Our gut microbiome – the name given to the sum total of all the bacteria living in our digestive tracts – is now considered by the scientists who study it to function as it’s own “organ,” acting in many surprising ways in the body. There are some seriously interesting links between the gut microbiome, inflammation, the so called “gut-brain axis” (i.e., anxiety that often couples with digestive health symptoms).
Poor microbial diversity, low levels of beneficial bacterial strains, and/or high levels of harmful bacterial strains have been shown to play a role in irritable bowel syndrome, inflammatory bowel disease (Crohn’s and ulcerative colitis), metabolic syndrome, diabetes, obesity, and even depression and anxiety.
There are a ton of interesting articles to read up on more of this background information, but my goal here is to outline some dietary habits that both cultivate optimal bacterial diversity and function to promote a healthy balance of gut bacteria (in with the good, out with the bad!). The good news is that this advice is pretty consistent to what we already know about diet and overall health! Here’s the scoop:
- Eat a diet with a wide variety of fruits and vegetables! Isn’t this the diet advice we hear most often? A diet high in fruits, vegetables, and beans is also a diet rich in fiber, antioxidants, and polyphenols. An incredibly interesting study from 2014 compared individuals fed an entirely animal based diet versus people fed an entirely plant based (vegan) diet over the course of 10 days. They found the vegan group displayed an increase in bacterial diversity, while the all-animal diet group displayed an increase in some detrimental species. This included Bilophilia strains, which have been associated with increased incidence of inflammatory bowel disease and heart disease. Whoa!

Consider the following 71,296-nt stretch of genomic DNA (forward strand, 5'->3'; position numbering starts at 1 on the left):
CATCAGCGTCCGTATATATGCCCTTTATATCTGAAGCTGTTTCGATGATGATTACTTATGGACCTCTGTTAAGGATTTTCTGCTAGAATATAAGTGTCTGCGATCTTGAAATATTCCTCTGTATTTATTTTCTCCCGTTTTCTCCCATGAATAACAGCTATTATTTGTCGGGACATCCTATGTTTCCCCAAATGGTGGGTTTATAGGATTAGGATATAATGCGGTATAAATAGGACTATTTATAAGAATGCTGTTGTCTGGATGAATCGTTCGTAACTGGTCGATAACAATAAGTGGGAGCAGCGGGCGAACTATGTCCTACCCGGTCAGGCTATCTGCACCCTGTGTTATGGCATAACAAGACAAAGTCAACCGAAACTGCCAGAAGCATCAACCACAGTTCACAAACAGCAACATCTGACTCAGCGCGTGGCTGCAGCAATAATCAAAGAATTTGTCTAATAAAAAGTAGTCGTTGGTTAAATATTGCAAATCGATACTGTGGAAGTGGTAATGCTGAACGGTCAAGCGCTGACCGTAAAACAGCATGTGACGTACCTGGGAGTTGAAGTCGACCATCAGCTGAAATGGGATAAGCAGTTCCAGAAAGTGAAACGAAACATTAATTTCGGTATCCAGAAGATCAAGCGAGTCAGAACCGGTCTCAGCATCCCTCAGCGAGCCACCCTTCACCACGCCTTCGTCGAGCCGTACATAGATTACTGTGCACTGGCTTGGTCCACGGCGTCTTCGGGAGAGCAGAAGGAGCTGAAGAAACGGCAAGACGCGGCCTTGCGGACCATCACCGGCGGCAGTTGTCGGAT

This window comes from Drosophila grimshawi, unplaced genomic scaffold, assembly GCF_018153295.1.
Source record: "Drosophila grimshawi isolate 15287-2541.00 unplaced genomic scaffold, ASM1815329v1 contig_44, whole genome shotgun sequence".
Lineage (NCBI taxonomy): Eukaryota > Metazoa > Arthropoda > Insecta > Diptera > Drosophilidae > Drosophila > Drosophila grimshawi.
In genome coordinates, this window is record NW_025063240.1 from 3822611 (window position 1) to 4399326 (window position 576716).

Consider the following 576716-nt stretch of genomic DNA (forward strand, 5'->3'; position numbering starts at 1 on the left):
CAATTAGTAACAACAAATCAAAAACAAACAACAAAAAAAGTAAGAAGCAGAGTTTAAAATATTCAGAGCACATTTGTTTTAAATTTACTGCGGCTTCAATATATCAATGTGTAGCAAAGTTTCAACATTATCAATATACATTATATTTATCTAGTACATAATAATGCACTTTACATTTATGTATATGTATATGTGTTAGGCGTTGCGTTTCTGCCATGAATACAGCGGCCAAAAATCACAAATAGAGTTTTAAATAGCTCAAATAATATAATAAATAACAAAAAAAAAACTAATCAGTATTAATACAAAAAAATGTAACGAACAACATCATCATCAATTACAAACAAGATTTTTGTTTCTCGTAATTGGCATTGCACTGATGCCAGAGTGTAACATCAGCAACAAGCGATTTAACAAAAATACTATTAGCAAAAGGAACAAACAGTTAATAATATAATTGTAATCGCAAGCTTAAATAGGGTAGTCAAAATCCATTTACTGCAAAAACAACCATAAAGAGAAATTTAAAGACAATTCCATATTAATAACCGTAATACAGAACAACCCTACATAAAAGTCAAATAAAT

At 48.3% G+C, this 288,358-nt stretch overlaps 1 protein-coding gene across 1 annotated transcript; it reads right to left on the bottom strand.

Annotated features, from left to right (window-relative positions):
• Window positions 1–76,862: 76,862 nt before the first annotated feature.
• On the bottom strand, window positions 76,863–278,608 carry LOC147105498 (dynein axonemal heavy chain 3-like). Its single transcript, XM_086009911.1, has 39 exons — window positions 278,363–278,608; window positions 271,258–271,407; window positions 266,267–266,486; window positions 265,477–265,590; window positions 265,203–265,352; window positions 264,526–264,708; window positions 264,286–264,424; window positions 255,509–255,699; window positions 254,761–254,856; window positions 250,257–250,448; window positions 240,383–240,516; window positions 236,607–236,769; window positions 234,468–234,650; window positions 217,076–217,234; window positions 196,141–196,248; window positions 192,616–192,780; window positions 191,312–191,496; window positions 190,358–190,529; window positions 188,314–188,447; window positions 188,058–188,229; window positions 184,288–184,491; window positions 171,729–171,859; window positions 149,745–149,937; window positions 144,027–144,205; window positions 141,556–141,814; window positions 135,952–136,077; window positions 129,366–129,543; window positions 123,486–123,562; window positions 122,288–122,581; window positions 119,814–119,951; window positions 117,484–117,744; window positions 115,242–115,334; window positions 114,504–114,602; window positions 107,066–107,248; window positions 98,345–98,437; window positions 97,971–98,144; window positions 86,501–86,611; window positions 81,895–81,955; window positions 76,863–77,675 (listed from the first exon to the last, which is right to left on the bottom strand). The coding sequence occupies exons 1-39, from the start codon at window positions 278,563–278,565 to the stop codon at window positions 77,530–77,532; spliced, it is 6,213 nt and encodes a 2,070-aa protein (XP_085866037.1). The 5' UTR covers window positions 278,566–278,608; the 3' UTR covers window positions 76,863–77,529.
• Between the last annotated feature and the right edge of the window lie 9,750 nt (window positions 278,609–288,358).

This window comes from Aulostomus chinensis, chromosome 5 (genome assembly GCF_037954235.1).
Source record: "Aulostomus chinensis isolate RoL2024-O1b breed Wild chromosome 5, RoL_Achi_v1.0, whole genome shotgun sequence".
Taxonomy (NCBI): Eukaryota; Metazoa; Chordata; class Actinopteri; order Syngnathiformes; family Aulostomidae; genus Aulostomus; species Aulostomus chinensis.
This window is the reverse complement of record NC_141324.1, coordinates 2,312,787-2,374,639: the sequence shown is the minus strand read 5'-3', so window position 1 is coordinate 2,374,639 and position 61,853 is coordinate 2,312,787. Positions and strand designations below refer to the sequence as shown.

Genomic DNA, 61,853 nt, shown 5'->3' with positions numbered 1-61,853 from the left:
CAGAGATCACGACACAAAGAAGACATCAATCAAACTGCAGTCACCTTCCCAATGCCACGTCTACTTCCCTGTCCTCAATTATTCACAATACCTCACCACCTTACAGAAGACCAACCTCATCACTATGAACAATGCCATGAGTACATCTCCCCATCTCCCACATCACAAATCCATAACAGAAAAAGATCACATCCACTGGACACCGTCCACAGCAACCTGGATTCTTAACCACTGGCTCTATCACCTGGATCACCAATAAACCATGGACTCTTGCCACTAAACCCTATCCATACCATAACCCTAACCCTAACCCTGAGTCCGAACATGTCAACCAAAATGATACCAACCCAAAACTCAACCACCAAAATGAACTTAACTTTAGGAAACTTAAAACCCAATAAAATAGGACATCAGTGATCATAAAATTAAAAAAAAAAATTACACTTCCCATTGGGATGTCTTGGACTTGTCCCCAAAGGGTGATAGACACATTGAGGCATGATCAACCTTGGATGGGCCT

- Include fermented foods in your diet. Fermented foods include yogurt, kefir, kimchi, tempeh, sauerkraut, and raw vinegar.
- Limit highly processed foods. Fresh, plant-based foods are best for your gut microbiome. So what is the absolute opposite of that? Foods out of bags and boxes with tons of additives you can hardly pronounce. Consumption of a highly processed diet has been linked with low bacterial diversity and high levels of harmful bacteria.
- Garlic – not just for warding off vampires – also wards off harmful colonic bacteria. Consuming garlic and other fresh herbs frequently also help support a healthy balance of gut bacteria.
- Probiotic supplements may help, particularly if you’re on or recently have been on antibiotics. Look for a brand with several different strains. Examples of beneficial strains include: Bifidobacterium, Lactobacillus, L. acidophilus, B. Bifidum, L. reuteri, B. longum, and Streptococcus thermophilus.
Another important take away here is this: your gut microbiome, like every aspect of the human body, is quite resilient. There seems to be this idea among a lot of patients I talk to that if you take antibiotics, you’re dooming yourself to months of poor health due to the effects on the microbiome. This is simply not true. Now many studies have shown that bacterial diversity and balance improve quickly after completing a course of antibiotics and are pretty much back to normal within a few months. You can help this process by doing the above-mentioned things, so don’t fret too much (at least about this aspect) if you come down with a nasty bug and need antibiotics!
Photo credit: thwartedagain on Flickr